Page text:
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    Supporting Individual Artists Coffee Chat

    Legal Support for Artists

    Americans for the Arts is excited to bring you a monthly series of informal discussions about supporting individual artists. As part of Americans for the Arts ongoing program, Arts Administrators Essentials: Supporting Individual Artists, these monthly "Coffee Chats" are your opportunity to hear from individuals and organizations in the arts and culture field that support individual artists as part of their everyday work. Each month, we will bring you a new topic to support your work with artists. Our topic for March 2019 will be legal support for artists.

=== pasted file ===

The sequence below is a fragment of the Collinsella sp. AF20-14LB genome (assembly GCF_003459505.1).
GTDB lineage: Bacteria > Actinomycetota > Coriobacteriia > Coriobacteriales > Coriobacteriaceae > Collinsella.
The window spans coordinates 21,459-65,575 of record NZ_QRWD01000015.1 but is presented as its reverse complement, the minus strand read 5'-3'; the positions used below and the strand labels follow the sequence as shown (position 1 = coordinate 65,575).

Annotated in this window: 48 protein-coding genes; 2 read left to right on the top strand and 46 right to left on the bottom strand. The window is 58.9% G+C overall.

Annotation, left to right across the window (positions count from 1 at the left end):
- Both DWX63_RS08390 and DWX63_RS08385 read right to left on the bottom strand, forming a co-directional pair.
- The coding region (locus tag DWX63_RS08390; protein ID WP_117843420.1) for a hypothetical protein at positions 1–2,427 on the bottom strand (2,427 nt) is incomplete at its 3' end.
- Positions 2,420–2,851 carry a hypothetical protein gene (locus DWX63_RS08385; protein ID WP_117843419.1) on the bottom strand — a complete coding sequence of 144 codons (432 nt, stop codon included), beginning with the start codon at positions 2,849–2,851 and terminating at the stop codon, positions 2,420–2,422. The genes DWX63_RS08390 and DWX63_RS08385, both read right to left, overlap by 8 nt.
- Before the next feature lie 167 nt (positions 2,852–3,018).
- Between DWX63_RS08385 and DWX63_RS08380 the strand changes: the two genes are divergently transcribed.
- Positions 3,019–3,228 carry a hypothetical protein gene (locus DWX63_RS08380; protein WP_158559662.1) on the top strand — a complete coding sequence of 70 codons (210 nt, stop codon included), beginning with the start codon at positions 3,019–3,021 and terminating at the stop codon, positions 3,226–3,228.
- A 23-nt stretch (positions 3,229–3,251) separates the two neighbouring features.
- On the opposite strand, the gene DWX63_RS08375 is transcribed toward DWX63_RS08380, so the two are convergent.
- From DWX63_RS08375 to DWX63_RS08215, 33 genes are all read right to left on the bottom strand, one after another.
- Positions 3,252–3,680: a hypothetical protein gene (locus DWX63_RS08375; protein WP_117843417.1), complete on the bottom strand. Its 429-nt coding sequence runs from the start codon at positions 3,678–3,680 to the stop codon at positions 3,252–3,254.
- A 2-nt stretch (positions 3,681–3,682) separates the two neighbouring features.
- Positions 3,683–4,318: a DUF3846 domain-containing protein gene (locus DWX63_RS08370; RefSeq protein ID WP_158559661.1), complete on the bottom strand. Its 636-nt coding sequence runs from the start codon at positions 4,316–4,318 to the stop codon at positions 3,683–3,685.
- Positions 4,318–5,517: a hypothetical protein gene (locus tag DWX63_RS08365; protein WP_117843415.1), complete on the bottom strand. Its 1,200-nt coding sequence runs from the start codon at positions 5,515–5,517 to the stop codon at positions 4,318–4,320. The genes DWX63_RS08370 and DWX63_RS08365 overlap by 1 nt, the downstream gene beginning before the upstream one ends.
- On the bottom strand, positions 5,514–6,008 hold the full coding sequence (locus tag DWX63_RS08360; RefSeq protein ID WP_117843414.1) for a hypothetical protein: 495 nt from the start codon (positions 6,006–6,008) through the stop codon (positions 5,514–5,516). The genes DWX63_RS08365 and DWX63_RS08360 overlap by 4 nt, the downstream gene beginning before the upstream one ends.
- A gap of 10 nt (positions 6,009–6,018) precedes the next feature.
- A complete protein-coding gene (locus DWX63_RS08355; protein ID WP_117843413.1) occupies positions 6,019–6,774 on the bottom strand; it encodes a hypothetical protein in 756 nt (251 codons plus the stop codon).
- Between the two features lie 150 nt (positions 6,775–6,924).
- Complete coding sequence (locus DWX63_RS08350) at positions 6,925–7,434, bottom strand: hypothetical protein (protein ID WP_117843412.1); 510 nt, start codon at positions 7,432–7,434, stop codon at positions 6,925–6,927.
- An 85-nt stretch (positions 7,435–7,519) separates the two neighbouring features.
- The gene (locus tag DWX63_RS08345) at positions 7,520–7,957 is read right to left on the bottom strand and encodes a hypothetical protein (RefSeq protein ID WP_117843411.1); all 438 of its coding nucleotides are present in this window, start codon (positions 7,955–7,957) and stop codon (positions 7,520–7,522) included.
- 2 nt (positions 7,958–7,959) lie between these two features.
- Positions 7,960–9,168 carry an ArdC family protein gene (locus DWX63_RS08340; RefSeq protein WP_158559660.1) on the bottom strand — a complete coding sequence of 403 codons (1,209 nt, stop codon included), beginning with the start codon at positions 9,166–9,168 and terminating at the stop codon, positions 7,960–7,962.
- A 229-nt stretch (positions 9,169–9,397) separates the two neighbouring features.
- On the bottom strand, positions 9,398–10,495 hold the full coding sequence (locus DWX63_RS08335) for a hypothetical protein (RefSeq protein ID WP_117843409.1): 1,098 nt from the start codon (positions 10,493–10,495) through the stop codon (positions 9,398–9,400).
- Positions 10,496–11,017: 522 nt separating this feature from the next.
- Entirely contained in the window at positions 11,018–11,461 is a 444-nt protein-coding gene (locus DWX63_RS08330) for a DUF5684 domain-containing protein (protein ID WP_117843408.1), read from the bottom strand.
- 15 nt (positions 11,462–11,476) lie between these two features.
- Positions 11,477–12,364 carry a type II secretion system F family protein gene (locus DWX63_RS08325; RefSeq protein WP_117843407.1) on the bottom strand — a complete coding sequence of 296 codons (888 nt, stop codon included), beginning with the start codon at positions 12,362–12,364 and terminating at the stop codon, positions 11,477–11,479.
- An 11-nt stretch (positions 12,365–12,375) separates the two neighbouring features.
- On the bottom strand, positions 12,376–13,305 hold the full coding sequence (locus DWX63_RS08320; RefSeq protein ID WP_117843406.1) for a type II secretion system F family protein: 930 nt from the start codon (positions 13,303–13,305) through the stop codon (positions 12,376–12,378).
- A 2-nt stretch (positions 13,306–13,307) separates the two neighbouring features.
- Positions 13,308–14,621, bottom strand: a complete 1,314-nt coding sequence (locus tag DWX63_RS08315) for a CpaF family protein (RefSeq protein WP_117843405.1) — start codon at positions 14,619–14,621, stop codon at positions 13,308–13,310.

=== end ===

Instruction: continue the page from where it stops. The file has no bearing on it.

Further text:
Why exactly do artists need lawyers and legal support? 


    Join Adam Holofcener Esq., Executive Director of Maryland Volunteer Lawyers for the Arts, for a discussion on how artists operate as a business and the types of situations they can find themselves in that have legal implications (both good and not so good).  Issues that artists generally encounter first involve copyright, contracts, and business entities. Artists do not need to become lawyers to practice their art in a fiscally/legally sustainable way, but they do need to know enough to know when to ask for help, as well as what resources are available that may be able to provide affordable help. 



    This project is supported in part by the Emily Hall Tremaine Foundation and the National Endowment for the Arts.

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  • Taking on Google Analytics

    Contains 3 Product(s)